Association between onset-to-door time and clinical outcomes after ischemic stroke

Ryu Matsuo, Yuko Yamaguchi, Tomonaga Matsushita, Jun Hata, Fumi Kiyuna, Kenji Fukuda, Yoshinobu Wakisaka, Junya Kuroda, Tetsuro Ago, Takanari Kitazono, Masahiro Kamouchi, Takao Ishitsuka, Setsuro Ibayashi, Kenji Kusuda, Kenichiro Fujii, Tetsuhiko Nagao, Yasushi Okada, Masahiro Yasaka, Hiroaki Ooboshi, Katsumi IrieTsuyoshi Omae, Kazunori Toyoda, Hiroshi Nakane, Hiroshi Sugimori, Shuji Arakawa, Jiro Kitayama, Shigeru Fujimoto, Shoji Arihiro, Yoshihisa Fukushima

Research output: Contribution to journalArticlepeer-review

35 Citations (Scopus)


Background and Purpose-The role of early hospital arrival in improving poststroke clinical outcomes in patients without reperfusion treatment remains unclear. This study aimed to determine whether early hospital arrival was associated with favorable outcomes in patients without reperfusion treatment or with minor stroke. Methods-This multicenter, hospital-based study included 6780 consecutive patients (aged, 69.9±12.2 years; 63.9% men) with ischemic stroke who were prospectively registered in Fukuoka, Japan, between July 2007 and December 2014. Onset-to-door time was categorized as T0-1, ≤1 hour; T1-2, >1 and ≤2 hours; T2-3, >2 and ≤3 hours; T3-6, >3 and ≤6 hours; T6-12, >6 and ≤12 hours; T12-24, >12 and ≤24 hours; and T24-, >24 hours. The main outcomes were neurological improvement (decrease in National Institutes of Health Stroke Scale score of ≥4 during hospitalization or 0 at discharge) and good functional outcome (3-month modified Rankin Scale score of 0-1). Associations between onset-to-door time and main outcomes were evaluated after adjusting for potential confounders using logistic regression analysis. Results-Odds ratios (95% confidence intervals) increased significantly with shorter onset-to-door times within 6 hours, for both neurological improvement (T0-1, 2.79 [2.28-3.42]; T1-2, 2.49 [2.02-3.07]; T2-3, 1.52 [1.21-1.92]; T3-6, 1.72 [1.44-2.05], with reference to T24-) and good functional outcome (T0-1, 2.68 [2.05-3.49], T1-2 2.10 [1.60-2.77], T2-3 1.53 [1.15-2.03], T3-6 1.31 [1.05-1.64], with reference to T24-), even after adjusting for potential confounding factors including reperfusion treatment and basal National Institutes of Health Stroke Scale. These associations were maintained in 6216 patients without reperfusion treatment and in 4793 patients with minor stroke (National Institutes of Health Stroke Scale ≤4 on hospital arrival). Conclusions-Early hospital arrival within 6 hours after stroke onset is associated with favorable outcomes after ischemic stroke, regardless of reperfusion treatment or stroke severity.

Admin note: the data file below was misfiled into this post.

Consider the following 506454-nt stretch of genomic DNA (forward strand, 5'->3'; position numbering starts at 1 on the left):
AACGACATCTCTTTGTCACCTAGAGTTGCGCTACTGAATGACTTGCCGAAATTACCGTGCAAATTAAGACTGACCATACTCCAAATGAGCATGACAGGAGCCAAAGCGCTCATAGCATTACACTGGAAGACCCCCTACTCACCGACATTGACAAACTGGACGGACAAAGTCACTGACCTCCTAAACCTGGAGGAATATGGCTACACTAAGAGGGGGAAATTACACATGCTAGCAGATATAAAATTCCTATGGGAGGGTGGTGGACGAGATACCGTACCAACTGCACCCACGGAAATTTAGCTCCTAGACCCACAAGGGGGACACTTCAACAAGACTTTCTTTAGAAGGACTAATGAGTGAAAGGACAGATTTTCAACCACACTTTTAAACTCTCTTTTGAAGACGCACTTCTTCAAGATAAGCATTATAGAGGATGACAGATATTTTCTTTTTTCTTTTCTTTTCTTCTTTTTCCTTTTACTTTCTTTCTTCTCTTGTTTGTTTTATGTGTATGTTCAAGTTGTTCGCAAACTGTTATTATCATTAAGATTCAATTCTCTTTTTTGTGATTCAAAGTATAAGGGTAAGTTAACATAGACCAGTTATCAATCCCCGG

Original languageEnglish
Pages (from-to)3049-3056
Number of pages8
Issue number11
Publication statusPublished - Nov 2017

All Science Journal Classification (ASJC) codes

  • Clinical Neurology
  • Cardiology and Cardiovascular Medicine
  • Advanced and Specialised Nursing


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